Generally speaking, electricity is generated at power plants operated by power companies. Electricity from a power plant passes through the power lines of transmission towers, also called pylons, then the voltage is decreased, or stepped-down, at transformer substations before being used to power factories and our homes.
The transmission lines that transmit electricity are usually in the form of overhead power lines. The standard and most common structure is the double circuit transmission line which is characterized by having two independent circuits aligned vertically on either side of the structure with each circuit made up of three sets of lines for a total of six transmission lines.
As the figure illustrates, double circuit transmission lines have an equal number of lines on each side. Rather than sending a “different” kind of electricity, each side sends the “same” electricity. There is a simple reason for this: reliability.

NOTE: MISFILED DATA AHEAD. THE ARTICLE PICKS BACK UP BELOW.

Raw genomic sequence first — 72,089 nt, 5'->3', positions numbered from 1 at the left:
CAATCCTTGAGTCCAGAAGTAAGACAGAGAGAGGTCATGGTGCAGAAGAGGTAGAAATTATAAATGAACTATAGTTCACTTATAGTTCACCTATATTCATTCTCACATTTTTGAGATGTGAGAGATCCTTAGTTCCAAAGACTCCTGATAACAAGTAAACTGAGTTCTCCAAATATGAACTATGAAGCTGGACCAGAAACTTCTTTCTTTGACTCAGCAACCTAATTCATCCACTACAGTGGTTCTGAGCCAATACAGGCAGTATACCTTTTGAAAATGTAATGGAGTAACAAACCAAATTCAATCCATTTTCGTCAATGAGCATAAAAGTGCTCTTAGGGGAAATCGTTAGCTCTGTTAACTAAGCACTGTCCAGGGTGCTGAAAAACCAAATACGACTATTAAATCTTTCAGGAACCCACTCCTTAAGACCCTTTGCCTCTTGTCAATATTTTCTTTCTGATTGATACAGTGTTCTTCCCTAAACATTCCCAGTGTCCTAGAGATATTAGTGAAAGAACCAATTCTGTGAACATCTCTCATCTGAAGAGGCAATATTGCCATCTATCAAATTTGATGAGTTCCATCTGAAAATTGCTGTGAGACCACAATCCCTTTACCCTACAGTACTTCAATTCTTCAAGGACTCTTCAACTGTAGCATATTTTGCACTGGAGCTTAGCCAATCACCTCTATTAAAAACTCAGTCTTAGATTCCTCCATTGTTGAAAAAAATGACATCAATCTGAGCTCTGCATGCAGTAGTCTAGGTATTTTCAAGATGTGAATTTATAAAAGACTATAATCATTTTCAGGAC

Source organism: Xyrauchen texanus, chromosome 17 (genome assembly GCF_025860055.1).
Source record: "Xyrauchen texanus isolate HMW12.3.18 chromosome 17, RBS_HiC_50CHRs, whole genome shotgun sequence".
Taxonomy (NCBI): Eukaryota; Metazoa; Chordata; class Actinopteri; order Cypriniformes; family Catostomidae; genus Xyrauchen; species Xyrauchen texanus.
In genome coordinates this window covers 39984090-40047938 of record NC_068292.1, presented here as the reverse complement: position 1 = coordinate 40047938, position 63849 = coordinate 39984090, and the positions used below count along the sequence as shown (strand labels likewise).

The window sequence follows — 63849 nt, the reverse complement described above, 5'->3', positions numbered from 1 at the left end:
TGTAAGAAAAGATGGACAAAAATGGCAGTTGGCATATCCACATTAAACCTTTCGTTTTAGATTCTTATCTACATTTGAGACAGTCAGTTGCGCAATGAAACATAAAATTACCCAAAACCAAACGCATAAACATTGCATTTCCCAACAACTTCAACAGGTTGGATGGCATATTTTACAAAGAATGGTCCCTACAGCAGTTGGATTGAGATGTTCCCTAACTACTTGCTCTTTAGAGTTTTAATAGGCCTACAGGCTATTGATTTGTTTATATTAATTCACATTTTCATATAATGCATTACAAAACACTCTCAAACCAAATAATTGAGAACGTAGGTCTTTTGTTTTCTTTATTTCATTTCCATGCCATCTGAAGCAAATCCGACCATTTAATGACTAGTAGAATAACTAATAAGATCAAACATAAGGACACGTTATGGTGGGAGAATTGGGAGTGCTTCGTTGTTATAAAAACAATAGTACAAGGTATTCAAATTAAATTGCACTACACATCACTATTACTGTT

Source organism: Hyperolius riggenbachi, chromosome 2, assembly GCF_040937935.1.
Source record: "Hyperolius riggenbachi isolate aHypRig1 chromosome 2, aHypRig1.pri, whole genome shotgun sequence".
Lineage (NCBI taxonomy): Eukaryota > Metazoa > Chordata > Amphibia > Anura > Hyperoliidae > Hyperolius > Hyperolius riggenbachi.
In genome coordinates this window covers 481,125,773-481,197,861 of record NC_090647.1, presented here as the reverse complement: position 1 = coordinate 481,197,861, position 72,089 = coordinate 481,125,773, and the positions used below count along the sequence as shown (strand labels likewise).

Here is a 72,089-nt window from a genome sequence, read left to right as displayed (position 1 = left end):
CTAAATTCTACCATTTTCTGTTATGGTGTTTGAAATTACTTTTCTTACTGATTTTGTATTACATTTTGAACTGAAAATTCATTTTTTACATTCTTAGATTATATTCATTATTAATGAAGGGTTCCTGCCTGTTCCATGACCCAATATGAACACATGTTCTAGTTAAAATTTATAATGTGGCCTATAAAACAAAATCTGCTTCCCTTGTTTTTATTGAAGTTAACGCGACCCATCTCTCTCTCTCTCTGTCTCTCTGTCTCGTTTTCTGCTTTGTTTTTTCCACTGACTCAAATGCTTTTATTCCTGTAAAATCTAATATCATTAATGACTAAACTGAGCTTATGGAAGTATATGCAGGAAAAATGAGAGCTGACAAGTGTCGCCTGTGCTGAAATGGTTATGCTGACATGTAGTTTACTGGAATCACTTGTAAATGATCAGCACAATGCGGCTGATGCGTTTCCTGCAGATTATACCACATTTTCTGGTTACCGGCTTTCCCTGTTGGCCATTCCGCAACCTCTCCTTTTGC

This mechanism enables one side to continue sending power even if an accident occurs where transmission is impossible due to damage caused by a natural disaster, a bird or other wildlife, or by human error. In other words, using two circuits to transmit power increases reliability with aim of preventing prolonged, wide-scale power outages.
Also if you look carefully, you can see that there is an electric wire at in the highest part of the tower. This electric wire is called an optical ground wire, and it is not for conveying electricity, but it serves as an arrester to attract lightning. It minimizes the likelihood of direct lightning strikes to the transmission lines.
Electric utilities make various efforts to increase the reliability of power transmission, but still, power outages occur. In the next session, we’ll introduce some types of power outages—some of which may surprise you!